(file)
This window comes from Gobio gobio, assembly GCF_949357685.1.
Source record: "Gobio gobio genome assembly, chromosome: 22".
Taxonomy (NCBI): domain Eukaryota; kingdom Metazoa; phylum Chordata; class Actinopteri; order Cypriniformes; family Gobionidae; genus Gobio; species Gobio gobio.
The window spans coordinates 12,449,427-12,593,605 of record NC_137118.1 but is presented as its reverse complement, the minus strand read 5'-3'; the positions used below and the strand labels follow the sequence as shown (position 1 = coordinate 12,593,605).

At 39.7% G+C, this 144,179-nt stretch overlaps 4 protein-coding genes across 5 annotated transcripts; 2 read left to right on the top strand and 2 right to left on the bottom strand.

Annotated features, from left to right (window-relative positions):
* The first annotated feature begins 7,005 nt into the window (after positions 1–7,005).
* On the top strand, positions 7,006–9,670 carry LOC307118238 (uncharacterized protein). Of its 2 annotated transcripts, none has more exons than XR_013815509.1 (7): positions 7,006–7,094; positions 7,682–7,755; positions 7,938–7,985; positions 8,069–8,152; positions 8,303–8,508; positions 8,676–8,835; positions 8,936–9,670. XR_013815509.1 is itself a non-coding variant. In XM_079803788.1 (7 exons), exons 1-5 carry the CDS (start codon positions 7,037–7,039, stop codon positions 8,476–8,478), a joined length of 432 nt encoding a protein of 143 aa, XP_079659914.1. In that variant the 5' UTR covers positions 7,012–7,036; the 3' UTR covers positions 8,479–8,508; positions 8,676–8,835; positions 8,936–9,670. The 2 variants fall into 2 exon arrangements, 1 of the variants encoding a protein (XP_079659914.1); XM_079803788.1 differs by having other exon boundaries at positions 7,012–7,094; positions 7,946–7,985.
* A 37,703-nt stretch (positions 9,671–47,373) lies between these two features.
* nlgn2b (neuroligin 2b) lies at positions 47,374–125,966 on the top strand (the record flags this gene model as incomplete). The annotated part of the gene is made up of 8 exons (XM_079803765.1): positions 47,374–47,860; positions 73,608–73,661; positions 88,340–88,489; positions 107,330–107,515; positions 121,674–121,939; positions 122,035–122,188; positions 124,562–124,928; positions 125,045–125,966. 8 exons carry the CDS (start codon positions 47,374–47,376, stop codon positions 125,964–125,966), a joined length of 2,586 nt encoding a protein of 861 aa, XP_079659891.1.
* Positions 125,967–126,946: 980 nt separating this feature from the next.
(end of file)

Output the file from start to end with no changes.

This window comes from Gobio gobio, assembly GCF_949357685.1.
Source record: "Gobio gobio genome assembly, chromosome: 22".
Taxonomy (NCBI): domain Eukaryota; kingdom Metazoa; phylum Chordata; class Actinopteri; order Cypriniformes; family Gobionidae; genus Gobio; species Gobio gobio.
The window spans coordinates 12,449,427-12,593,605 of record NC_137118.1 but is presented as its reverse complement, the minus strand read 5'-3'; the positions used below and the strand labels follow the sequence as shown (position 1 = coordinate 12,593,605).

At 39.7% G+C, this 144,179-nt stretch overlaps 4 protein-coding genes across 5 annotated transcripts; 2 read left to right on the top strand and 2 right to left on the bottom strand.

Annotated features, from left to right (window-relative positions):
* The first annotated feature begins 7,005 nt into the window (after positions 1–7,005).
* On the top strand, positions 7,006–9,670 carry LOC307118238 (uncharacterized protein). Of its 2 annotated transcripts, none has more exons than XR_013815509.1 (7): positions 7,006–7,094; positions 7,682–7,755; positions 7,938–7,985; positions 8,069–8,152; positions 8,303–8,508; positions 8,676–8,835; positions 8,936–9,670. XR_013815509.1 is itself a non-coding variant. In XM_079803788.1 (7 exons), exons 1-5 carry the CDS (start codon positions 7,037–7,039, stop codon positions 8,476–8,478), a joined length of 432 nt encoding a protein of 143 aa, XP_079659914.1. In that variant the 5' UTR covers positions 7,012–7,036; the 3' UTR covers positions 8,479–8,508; positions 8,676–8,835; positions 8,936–9,670. The 2 variants fall into 2 exon arrangements, 1 of the variants encoding a protein (XP_079659914.1); XM_079803788.1 differs by having other exon boundaries at positions 7,012–7,094; positions 7,946–7,985.
* A 37,703-nt stretch (positions 9,671–47,373) lies between these two features.
* nlgn2b (neuroligin 2b) lies at positions 47,374–125,966 on the top strand (the record flags this gene model as incomplete). The annotated part of the gene is made up of 8 exons (XM_079803765.1): positions 47,374–47,860; positions 73,608–73,661; positions 88,340–88,489; positions 107,330–107,515; positions 121,674–121,939; positions 122,035–122,188; positions 124,562–124,928; positions 125,045–125,966. 8 exons carry the CDS (start codon positions 47,374–47,376, stop codon positions 125,964–125,966), a joined length of 2,586 nt encoding a protein of 861 aa, XP_079659891.1.
* Positions 125,967–126,946: 980 nt separating this feature from the next.